uniqueById([
    { id: 1, name: 'one' },
    { id: 2, name: 'two' },
    { id: 1, name: 'one' },
    { id: 3, name: 'three' }
])

You can paste it on your console to see it working. It should work for the scenario presented and a few others.

| improve this answer | |
2

You could use a Map so the entries with the same key property (in your case 'city') only appear once

module.exports = (array, prop) => {
   const keyValueArray = array.map(entry => [entry[prop], entry]);
   const map = new Map(keyValueArray);
   return Array.from(map.values());
};

More info about Map and array objects here

Basic example on Codepen

| improve this answer | |
1

As pointed out in the comments, you could use an object as a map, which will allow you to avoid duplicates, you can then enumerate the properties of the object.

working fiddle: http://jsfiddle.net/gPRPQ/1/

var places = [];
var a = {};
a.lat = 12.123;
a.lng = 13.213;
a.city = "New York";

places.push(a);

var b = {};
b.lat = 3.123;
b.lng = 2.213;
b.city = "New York";

places.push(b);

var unique = {}

for (var i = 0; i < places.length; i++) {
    var place = places[i];
    unique[place.city] = place;
}

for (var name in unique) {
    var place = unique[name];
    console.log(place);
}
| improve this answer | |
1
var places = [];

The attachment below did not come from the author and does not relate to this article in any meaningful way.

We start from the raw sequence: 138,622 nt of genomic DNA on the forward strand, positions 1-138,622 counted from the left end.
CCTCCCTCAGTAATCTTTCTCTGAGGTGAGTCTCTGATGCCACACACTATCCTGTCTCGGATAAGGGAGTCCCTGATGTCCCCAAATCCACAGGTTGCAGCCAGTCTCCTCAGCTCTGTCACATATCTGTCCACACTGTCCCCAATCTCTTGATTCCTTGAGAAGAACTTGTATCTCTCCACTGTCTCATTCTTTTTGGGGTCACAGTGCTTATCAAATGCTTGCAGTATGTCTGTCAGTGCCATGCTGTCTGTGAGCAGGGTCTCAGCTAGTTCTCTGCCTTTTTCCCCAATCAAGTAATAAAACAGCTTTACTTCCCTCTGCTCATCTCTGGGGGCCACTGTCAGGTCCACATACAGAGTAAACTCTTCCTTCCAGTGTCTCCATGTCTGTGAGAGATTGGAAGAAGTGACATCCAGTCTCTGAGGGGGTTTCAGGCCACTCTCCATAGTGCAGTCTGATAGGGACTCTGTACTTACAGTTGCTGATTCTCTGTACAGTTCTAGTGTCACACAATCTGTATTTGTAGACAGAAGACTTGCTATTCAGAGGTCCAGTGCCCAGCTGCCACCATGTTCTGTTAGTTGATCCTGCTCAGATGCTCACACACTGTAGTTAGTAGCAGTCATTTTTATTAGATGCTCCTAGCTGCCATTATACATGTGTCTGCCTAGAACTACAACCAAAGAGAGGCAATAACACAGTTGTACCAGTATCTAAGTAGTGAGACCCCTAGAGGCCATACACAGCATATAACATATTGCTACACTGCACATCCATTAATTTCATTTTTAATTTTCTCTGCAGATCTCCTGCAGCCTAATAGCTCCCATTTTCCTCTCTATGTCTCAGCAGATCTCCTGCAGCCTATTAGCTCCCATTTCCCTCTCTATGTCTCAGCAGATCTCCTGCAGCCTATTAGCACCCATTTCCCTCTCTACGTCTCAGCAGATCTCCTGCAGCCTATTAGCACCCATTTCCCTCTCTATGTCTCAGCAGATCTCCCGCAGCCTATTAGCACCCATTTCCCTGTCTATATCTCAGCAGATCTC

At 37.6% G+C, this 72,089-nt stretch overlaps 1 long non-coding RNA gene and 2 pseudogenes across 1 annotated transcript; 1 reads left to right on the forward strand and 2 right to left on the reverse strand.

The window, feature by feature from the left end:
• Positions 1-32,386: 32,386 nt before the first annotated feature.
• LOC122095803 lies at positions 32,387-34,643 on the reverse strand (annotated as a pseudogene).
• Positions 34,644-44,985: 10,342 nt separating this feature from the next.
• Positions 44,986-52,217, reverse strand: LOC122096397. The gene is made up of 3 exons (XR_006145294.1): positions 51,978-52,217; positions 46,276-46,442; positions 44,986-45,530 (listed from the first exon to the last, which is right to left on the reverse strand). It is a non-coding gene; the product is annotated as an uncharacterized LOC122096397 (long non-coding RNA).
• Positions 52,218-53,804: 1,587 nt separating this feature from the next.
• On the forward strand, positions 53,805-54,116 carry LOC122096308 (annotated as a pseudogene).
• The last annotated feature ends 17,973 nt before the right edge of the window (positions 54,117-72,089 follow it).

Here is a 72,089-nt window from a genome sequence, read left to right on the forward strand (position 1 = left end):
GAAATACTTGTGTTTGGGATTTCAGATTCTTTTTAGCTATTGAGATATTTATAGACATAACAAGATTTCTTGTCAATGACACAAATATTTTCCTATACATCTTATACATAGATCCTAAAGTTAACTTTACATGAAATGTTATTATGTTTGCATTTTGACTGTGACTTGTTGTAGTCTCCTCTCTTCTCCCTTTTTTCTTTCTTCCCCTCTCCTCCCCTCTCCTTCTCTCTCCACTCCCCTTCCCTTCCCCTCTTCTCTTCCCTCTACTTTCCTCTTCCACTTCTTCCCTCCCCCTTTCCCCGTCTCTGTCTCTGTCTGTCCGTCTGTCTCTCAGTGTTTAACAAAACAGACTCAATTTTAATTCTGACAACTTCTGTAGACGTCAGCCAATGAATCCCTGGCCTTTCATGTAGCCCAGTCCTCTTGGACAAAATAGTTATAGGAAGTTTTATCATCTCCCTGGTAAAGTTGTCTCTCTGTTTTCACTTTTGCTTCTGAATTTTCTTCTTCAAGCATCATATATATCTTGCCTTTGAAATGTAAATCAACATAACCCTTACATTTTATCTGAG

var a = {};
a.lat = 12.123;
a.lng = 13.213;
a.city = "New York";

places.push(a);

var b = {};
b.lat = 3.123;
b.lng = 2.213;
b.city = "New York";

places.push(b);

getUniqAR(places,'city'); //Return Uniq Array by property

function getUniqAR(Data,filter){
var uniar =[];
Data.forEach(function(item,ind,arr){
    var dupi=false;
    if(!uniar.length) uniar.push(item) //push first obj into uniq array 
    uniar.forEach(function(item2, ind2,arr){
    if(item2[filter] == item[filter]){  //check each obj prop of uniq array 
      dupi=true; //if values are same put duplicate is true
        }     
    })
if(!dupi){  uniar.push(item)} //if no duplicate insert to uniq

})
console.log(uniar)
return uniar;
}
| improve this answer | |
0

In simple Javascript code to remove duplicate cities from places array list is

var places = [{ 'lat': 12.123, 'lng': 13.213, 'city': "New York"},
                { 'lat': 3.123, 'lng': 2.213, 'city': "New York"},
                { 'lat': 43.123, 'lng': 12.213, 'city': "London"}];
var unique = [];
var tempArr = [];
places.forEach((value, index) => {
    if (unique.indexOf(value.city) === -1) {
        unique.push(value.city);
    } else {
        tempArr.push(index);    
    }
});
tempArr.reverse();
tempArr.forEach(ele => {
    places.splice(ele, 1);
});
console.log(places);
| improve this answer | |
0

Generic Typescript answer based on https://stackoverflow.com/a/18773857/49564 above:

export function isDistinct<T>(mapper: (value: T) => string): (value: T) => boolean {
  const keys: { [index: string]: boolean } = {};

  return (entry: T) => {
    const key = mapper(entry);

    if (keys[key] !== undefined) {
      return false;
    }

    return keys[key] = true;
  };
}

// Usage example:
const items = [ { id: 1 }, { id: 2 }, { id: 3 }, { id: 1 } ];
const unique = items.filter(isDistinct(i => i.id));
| improve this answer | |
0

I think you want this,

NOTE: No library is required.

let array = [{ id: 1}, {id: 2}, {id: 3}];

function addUniqeObj(data) {
  let index = -1;

  for(let i = 0, i < array.length; i++) {